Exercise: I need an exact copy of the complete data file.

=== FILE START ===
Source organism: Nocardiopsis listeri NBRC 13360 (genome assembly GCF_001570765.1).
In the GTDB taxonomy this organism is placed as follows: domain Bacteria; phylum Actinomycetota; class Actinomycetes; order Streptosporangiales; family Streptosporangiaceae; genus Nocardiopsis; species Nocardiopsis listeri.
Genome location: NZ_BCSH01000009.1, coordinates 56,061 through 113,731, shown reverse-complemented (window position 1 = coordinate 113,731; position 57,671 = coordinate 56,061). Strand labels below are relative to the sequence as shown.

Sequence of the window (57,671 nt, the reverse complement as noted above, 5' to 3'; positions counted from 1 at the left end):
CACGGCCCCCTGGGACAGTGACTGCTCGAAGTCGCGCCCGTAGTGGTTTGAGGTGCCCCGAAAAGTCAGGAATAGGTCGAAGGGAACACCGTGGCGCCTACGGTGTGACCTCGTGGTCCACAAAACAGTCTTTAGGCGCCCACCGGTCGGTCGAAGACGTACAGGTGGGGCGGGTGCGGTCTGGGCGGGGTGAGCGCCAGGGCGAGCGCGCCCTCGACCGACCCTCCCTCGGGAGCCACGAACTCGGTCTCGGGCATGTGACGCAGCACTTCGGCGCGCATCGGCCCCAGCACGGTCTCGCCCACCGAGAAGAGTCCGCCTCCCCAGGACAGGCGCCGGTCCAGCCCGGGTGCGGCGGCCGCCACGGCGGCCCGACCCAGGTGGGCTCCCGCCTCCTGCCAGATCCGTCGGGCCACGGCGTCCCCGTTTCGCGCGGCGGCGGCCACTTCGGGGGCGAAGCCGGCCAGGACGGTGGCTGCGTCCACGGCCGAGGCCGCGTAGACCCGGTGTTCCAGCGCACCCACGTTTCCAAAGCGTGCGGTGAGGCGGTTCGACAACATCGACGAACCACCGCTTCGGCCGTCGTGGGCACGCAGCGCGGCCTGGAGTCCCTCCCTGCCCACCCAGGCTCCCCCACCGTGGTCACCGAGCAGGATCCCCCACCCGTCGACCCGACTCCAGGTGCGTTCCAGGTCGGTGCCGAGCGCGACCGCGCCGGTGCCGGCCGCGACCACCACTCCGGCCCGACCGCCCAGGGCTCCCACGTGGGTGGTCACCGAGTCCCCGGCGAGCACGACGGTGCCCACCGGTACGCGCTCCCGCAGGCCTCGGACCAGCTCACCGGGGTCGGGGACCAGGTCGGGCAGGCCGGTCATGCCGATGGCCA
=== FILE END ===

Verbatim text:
Source organism: Nocardiopsis listeri NBRC 13360 (genome assembly GCF_001570765.1).
In the GTDB taxonomy this organism is placed as follows: domain Bacteria; phylum Actinomycetota; class Actinomycetes; order Streptosporangiales; family Streptosporangiaceae; genus Nocardiopsis; species Nocardiopsis listeri.
Genome location: NZ_BCSH01000009.1, coordinates 56,061 through 113,731, shown reverse-complemented (window position 1 = coordinate 113,731; position 57,671 = coordinate 56,061). Strand labels below are relative to the sequence as shown.

Sequence of the window (57,671 nt, the reverse complement as noted above, 5' to 3'; positions counted from 1 at the left end):
CACGGCCCCCTGGGACAGTGACTGCTCGAAGTCGCGCCCGTAGTGGTTTGAGGTGCCCCGAAAAGTCAGGAATAGGTCGAAGGGAACACCGTGGCGCCTACGGTGTGACCTCGTGGTCCACAAAACAGTCTTTAGGCGCCCACCGGTCGGTCGAAGACGTACAGGTGGGGCGGGTGCGGTCTGGGCGGGGTGAGCGCCAGGGCGAGCGCGCCCTCGACCGACCCTCCCTCGGGAGCCACGAACTCGGTCTCGGGCATGTGACGCAGCACTTCGGCGCGCATCGGCCCCAGCACGGTCTCGCCCACCGAGAAGAGTCCGCCTCCCCAGGACAGGCGCCGGTCCAGCCCGGGTGCGGCGGCCGCCACGGCGGCCCGACCCAGGTGGGCTCCCGCCTCCTGCCAGATCCGTCGGGCCACGGCGTCCCCGTTTCGCGCGGCGGCGGCCACTTCGGGGGCGAAGCCGGCCAGGACGGTGGCTGCGTCCACGGCCGAGGCCGCGTAGACCCGGTGTTCCAGCGCACCCACGTTTCCAAAGCGTGCGGTGAGGCGGTTCGACAACATCGACGAACCACCGCTTCGGCCGTCGTGGGCACGCAGCGCGGCCTGGAGTCCCTCCCTGCCCACCCAGGCTCCCCCACCGTGGTCACCGAGCAGGATCCCCCACCCGTCGACCCGACTCCAGGTGCGTTCCAGGTCGGTGCCGAGCGCGACCGCGCCGGTGCCGGCCGCGACCACCACTCCGGCCCGACCGCCCAGGGCTCCCACGTGGGTGGTCACCGAGTCCCCGGCGAGCACGACGGTGCCCACCGGTACGCGCTCCCGCAGGCCTCGGACCAGCTCACCGGGGTCGGGGACCAGGTCGGGCAGGCCGGTCATGCCGATGGCCA